Related Links: ENR's Low & Slow Across America's Infrastructure Tour How One Old Car Became a Metaphor for America's Infrastructure Darrell Carlisle approached the 1949 Hudson sedan, nicknamed Mrs. Martin and serving as a low-slung symbol of America's aging infrastructure. Standing at a gas station off Interstate 64 between Louisville, Ky., and St. Louis, the Jefferson, Ind., resident recalled a "60 Minutes" television episode on infrastructure and thought of a Pittsburgh bridge, which had a special platform built to catch spalling concrete."Every time I go across a bridge, I think about that," Carlisle said. "How well was this built, and
Related Links: Low & Slow Across America's Infrastructure Mrs. Martin is America’s broken infrastructure. A third of the way to the West Coast Aileen and I parked under the great St. Louis Arch for the Memorial Day weekend.Mrs. Martin, after passing a younger, bright-red Tesla parked in front of our hotel which shuttles guests around downtown St. Louis, retired to her room on the 10th floor of a convention center parking garage. Reflecting on how the Low & Slow tour is method acting the nation’s broken infrastructure I’ve logged notes.Click to begin the slide show
Related Links: Low and Slow Across America's Infrastructure Fits and starts, bumper to bumper. ENR Transportation Editor Aileen Cho and I headed to Washington, D.C. along the dreaded, traffic-clogged I-95 corridor. And we're riding in a 1949 Hudson Commodore. Why? To send the message that "America’s infrastructure is as old, rusty and as energy defunct" as the car.If we’re successful, we’ll travel 5,000 miles to the West Coast in Mrs. Martin, the nickname I've given my Detroit lead sled. Aileen and I will be journaling the lack of investment in vital infrastructure and how that is putting the U.S. in
Photo by Dan McNichol The Bayonne Bridge in New Jersey, one of the first stops on the Low and Slow Across America's Infrastructure tour. Related Links: Low and Slow Across America's Infrastructure Disgusted with gridlock and the politics of Washington, DC when it comes to the infrastructure spend, I headed into it and towards it. On a hot and humid Wednesday morning in May I began the shlep through Boston’s morning rush. As I rolled onto the Mass Pike I felt the glare of workers starting their daily driving grind. Peering out of hermetically sealed cockpits, where music was streaming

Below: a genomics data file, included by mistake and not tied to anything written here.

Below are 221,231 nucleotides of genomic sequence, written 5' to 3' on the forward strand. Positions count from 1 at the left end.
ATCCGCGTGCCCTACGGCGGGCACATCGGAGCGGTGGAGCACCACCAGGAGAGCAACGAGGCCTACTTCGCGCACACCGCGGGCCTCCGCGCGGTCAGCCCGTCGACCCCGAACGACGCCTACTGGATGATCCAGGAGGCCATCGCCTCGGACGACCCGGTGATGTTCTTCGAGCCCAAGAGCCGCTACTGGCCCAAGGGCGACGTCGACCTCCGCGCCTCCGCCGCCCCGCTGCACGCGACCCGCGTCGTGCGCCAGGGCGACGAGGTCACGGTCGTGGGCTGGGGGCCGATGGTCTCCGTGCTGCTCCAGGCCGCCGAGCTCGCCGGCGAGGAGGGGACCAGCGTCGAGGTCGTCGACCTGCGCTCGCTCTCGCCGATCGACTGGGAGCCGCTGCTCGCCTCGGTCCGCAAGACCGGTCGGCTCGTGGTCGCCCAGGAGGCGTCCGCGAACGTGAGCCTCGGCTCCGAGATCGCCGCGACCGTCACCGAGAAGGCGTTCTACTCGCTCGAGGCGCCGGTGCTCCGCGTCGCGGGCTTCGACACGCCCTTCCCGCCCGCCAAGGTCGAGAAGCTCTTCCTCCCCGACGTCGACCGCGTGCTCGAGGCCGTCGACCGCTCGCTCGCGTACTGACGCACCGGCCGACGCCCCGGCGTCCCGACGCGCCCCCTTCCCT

Photo Courtesy Dan McNichol Related Links: Restoring a 1949 Hudson To Get It on the Road Again: A Slide Show Low and Slow Across America's Infrastructure Infrastructure Megaprojects: Looking For Legacies "Go low and slow, dude," suggested a man from Los Angeles, referring to my 1949 lead sled, a Detroit original. I was in Big Sur on the Pacific Coast Highway, in 2014, circumnavigating America to explore the nation’s infrastructure. As I headed south to L.A. on the last leg of my 14,000-mile journey, the phrase "low and slow" stuck in my craw.In a couple of weeks, Aileen Cho, senior
Related Links: How One Old Car Became a Metaphor for America's Infrastructure Low and Slow Across America's Infrastructure It took quite a bit of work to get "Mrs. Martin," a 1949 Hudson Commodore, from curious eBay listing to cross-country driving machine. Author Dan McNichol and his mechanic Dr. Per Christiansen—"The Hudson Whisperer"—restored the car to working order so it may serve as a rolling metaphor for America's aging infrastructure. Click the image to begin the slide show.